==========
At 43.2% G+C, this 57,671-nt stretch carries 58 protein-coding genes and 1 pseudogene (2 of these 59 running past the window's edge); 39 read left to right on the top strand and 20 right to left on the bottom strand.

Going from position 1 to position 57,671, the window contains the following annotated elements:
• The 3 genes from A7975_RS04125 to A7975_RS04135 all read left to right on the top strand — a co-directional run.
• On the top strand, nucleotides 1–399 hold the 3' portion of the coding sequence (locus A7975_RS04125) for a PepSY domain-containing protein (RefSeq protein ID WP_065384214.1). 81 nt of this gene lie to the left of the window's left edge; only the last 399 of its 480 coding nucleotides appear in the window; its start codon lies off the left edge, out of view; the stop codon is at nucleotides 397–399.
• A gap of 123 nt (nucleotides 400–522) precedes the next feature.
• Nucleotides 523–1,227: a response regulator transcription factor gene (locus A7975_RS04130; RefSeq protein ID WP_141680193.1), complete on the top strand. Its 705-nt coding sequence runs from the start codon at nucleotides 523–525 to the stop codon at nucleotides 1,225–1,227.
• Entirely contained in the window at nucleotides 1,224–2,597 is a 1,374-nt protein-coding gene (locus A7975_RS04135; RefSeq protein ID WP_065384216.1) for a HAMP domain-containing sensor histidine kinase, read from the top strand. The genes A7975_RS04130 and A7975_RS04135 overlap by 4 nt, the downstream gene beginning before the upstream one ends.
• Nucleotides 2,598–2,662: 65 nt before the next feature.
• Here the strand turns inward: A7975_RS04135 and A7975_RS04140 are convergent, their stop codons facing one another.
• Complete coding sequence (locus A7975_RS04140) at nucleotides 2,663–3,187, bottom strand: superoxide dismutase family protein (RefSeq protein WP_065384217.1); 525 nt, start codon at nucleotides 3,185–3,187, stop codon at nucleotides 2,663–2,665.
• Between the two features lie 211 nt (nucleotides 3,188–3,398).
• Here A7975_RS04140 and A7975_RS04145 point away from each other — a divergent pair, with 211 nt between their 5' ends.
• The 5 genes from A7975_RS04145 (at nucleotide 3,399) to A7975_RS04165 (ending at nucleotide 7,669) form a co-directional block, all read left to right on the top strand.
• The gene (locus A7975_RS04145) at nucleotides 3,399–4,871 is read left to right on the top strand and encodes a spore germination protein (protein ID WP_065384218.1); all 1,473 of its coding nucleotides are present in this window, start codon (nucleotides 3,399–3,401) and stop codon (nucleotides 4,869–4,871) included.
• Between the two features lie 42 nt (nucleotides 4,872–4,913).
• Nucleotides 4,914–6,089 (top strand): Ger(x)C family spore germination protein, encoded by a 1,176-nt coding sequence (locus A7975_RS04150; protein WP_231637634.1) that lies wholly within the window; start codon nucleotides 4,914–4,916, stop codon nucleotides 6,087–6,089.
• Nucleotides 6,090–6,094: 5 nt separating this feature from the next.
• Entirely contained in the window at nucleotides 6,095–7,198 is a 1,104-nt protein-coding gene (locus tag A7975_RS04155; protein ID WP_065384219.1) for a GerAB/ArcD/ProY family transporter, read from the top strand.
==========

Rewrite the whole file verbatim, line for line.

At 43.2% G+C, this 57,671-nt stretch carries 58 protein-coding genes and 1 pseudogene (2 of these 59 running past the window's edge); 39 read left to right on the top strand and 20 right to left on the bottom strand.

Going from position 1 to position 57,671, the window contains the following annotated elements:
• The 3 genes from A7975_RS04125 to A7975_RS04135 all read left to right on the top strand — a co-directional run.
• On the top strand, nucleotides 1–399 hold the 3' portion of the coding sequence (locus A7975_RS04125) for a PepSY domain-containing protein (RefSeq protein ID WP_065384214.1). 81 nt of this gene lie to the left of the window's left edge; only the last 399 of its 480 coding nucleotides appear in the window; its start codon lies off the left edge, out of view; the stop codon is at nucleotides 397–399.
• A gap of 123 nt (nucleotides 400–522) precedes the next feature.
• Nucleotides 523–1,227: a response regulator transcription factor gene (locus A7975_RS04130; RefSeq protein ID WP_141680193.1), complete on the top strand. Its 705-nt coding sequence runs from the start codon at nucleotides 523–525 to the stop codon at nucleotides 1,225–1,227.
• Entirely contained in the window at nucleotides 1,224–2,597 is a 1,374-nt protein-coding gene (locus A7975_RS04135; RefSeq protein ID WP_065384216.1) for a HAMP domain-containing sensor histidine kinase, read from the top strand. The genes A7975_RS04130 and A7975_RS04135 overlap by 4 nt, the downstream gene beginning before the upstream one ends.
• Nucleotides 2,598–2,662: 65 nt before the next feature.
• Here the strand turns inward: A7975_RS04135 and A7975_RS04140 are convergent, their stop codons facing one another.
• Complete coding sequence (locus A7975_RS04140) at nucleotides 2,663–3,187, bottom strand: superoxide dismutase family protein (RefSeq protein WP_065384217.1); 525 nt, start codon at nucleotides 3,185–3,187, stop codon at nucleotides 2,663–2,665.
• Between the two features lie 211 nt (nucleotides 3,188–3,398).
• Here A7975_RS04140 and A7975_RS04145 point away from each other — a divergent pair, with 211 nt between their 5' ends.
• The 5 genes from A7975_RS04145 (at nucleotide 3,399) to A7975_RS04165 (ending at nucleotide 7,669) form a co-directional block, all read left to right on the top strand.
• The gene (locus A7975_RS04145) at nucleotides 3,399–4,871 is read left to right on the top strand and encodes a spore germination protein (protein ID WP_065384218.1); all 1,473 of its coding nucleotides are present in this window, start codon (nucleotides 3,399–3,401) and stop codon (nucleotides 4,869–4,871) included.
• Between the two features lie 42 nt (nucleotides 4,872–4,913).
• Nucleotides 4,914–6,089 (top strand): Ger(x)C family spore germination protein, encoded by a 1,176-nt coding sequence (locus A7975_RS04150; protein WP_231637634.1) that lies wholly within the window; start codon nucleotides 4,914–4,916, stop codon nucleotides 6,087–6,089.
• Nucleotides 6,090–6,094: 5 nt separating this feature from the next.
• Entirely contained in the window at nucleotides 6,095–7,198 is a 1,104-nt protein-coding gene (locus tag A7975_RS04155; protein ID WP_065384219.1) for a GerAB/ArcD/ProY family transporter, read from the top strand.